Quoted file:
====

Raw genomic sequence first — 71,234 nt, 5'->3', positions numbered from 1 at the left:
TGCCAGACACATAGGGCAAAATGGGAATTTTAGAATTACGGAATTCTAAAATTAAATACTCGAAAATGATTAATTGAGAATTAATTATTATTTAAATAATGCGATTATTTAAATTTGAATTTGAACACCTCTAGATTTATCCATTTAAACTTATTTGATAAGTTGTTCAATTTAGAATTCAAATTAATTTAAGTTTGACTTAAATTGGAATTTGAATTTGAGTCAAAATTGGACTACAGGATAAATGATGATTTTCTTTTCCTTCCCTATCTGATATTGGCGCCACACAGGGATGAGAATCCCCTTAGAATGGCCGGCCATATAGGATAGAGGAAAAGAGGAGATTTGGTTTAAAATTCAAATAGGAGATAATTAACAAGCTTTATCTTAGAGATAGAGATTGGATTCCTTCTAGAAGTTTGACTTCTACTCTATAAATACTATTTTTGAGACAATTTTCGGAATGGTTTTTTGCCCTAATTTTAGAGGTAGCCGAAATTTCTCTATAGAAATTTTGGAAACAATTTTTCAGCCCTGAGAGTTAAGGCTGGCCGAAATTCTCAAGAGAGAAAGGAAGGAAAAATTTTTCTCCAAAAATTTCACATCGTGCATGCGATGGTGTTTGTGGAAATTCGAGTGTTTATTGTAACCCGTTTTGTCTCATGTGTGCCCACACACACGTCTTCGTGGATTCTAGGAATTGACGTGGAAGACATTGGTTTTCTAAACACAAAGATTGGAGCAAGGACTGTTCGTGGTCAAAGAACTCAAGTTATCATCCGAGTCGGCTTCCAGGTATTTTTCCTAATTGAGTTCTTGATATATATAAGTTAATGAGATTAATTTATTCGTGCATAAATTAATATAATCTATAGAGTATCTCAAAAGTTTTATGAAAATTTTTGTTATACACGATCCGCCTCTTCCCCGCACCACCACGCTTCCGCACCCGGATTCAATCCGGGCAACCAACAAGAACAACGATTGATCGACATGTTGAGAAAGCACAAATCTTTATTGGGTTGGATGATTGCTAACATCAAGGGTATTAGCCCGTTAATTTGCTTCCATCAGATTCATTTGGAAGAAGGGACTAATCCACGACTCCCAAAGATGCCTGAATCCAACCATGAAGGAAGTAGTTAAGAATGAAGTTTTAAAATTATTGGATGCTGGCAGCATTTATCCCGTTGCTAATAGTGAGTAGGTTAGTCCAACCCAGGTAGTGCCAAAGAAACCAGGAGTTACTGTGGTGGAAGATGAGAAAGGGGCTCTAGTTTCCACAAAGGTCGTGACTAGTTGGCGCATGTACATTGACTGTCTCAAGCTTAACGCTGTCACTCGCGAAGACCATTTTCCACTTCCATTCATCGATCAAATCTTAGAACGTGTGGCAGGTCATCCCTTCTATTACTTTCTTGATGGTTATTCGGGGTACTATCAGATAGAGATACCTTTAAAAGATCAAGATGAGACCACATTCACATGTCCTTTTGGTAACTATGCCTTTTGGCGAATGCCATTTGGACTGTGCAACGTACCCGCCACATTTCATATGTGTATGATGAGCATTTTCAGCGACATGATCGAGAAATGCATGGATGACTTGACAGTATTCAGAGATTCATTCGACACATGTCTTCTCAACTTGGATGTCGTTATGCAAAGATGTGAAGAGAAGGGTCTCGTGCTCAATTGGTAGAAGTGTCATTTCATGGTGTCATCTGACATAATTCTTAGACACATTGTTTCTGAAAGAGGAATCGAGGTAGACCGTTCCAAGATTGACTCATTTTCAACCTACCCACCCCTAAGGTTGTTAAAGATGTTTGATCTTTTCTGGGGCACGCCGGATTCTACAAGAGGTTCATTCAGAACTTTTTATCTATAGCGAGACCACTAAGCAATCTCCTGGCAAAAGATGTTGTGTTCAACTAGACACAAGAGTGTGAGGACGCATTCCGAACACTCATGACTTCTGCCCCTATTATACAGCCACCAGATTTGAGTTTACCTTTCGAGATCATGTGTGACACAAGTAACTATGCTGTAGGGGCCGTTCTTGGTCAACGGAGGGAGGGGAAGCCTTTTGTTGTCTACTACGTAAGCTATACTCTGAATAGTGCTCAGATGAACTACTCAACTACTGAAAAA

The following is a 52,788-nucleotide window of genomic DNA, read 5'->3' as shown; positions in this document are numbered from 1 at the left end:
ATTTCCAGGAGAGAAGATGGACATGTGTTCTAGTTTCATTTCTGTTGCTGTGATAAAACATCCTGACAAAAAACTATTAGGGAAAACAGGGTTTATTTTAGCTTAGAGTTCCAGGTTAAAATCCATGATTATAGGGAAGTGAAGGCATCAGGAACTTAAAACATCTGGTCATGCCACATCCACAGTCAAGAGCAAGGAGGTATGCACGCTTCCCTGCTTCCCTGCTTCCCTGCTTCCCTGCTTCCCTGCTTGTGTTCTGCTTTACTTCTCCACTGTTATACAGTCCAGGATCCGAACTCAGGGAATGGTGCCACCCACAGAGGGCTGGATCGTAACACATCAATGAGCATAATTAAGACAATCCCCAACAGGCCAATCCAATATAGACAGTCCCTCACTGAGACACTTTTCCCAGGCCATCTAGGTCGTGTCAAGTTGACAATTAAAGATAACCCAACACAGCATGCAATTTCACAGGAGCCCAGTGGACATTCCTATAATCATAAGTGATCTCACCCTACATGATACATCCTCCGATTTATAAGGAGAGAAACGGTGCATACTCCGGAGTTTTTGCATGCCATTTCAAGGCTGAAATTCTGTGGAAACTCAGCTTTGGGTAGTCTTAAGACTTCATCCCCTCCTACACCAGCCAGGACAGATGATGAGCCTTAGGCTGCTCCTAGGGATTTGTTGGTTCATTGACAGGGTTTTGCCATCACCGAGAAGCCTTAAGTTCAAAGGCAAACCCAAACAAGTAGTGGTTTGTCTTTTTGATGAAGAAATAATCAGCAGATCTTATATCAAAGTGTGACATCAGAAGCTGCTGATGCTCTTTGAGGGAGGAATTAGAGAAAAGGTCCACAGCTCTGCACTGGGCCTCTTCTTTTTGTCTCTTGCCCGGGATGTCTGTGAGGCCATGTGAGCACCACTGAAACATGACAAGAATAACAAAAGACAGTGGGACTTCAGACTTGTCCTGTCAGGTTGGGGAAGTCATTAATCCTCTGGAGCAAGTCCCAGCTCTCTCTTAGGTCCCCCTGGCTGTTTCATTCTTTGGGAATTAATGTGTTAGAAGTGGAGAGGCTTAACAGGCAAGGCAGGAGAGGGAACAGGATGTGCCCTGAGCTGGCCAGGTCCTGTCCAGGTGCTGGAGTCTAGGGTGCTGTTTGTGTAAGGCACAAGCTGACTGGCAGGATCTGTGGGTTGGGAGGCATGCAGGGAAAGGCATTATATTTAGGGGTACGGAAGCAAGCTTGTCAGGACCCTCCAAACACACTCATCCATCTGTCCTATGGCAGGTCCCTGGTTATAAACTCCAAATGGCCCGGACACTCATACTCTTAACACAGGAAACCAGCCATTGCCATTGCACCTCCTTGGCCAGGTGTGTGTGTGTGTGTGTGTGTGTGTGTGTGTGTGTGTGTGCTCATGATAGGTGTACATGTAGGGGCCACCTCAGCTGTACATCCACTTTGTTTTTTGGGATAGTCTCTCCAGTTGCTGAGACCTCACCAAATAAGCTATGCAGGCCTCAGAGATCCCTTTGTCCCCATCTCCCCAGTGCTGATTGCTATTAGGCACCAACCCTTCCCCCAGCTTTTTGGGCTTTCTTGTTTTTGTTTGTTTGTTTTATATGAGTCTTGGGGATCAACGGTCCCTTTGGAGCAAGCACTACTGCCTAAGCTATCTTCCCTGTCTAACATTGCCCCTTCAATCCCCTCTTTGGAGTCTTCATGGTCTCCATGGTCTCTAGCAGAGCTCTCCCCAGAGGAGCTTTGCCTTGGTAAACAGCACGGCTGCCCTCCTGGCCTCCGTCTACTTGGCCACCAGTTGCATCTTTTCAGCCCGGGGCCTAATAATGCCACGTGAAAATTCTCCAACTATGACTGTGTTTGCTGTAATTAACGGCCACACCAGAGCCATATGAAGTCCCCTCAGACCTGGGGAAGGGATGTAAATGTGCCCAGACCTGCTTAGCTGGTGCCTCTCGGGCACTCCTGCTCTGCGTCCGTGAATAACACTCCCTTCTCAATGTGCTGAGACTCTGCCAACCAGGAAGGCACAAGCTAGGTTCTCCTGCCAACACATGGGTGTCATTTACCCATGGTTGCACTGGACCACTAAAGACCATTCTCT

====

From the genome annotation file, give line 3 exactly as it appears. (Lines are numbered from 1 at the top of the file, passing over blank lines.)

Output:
The following is a 52,788-nucleotide window of genomic DNA, read 5'->3' as shown; positions in this document are numbered from 1 at the left end: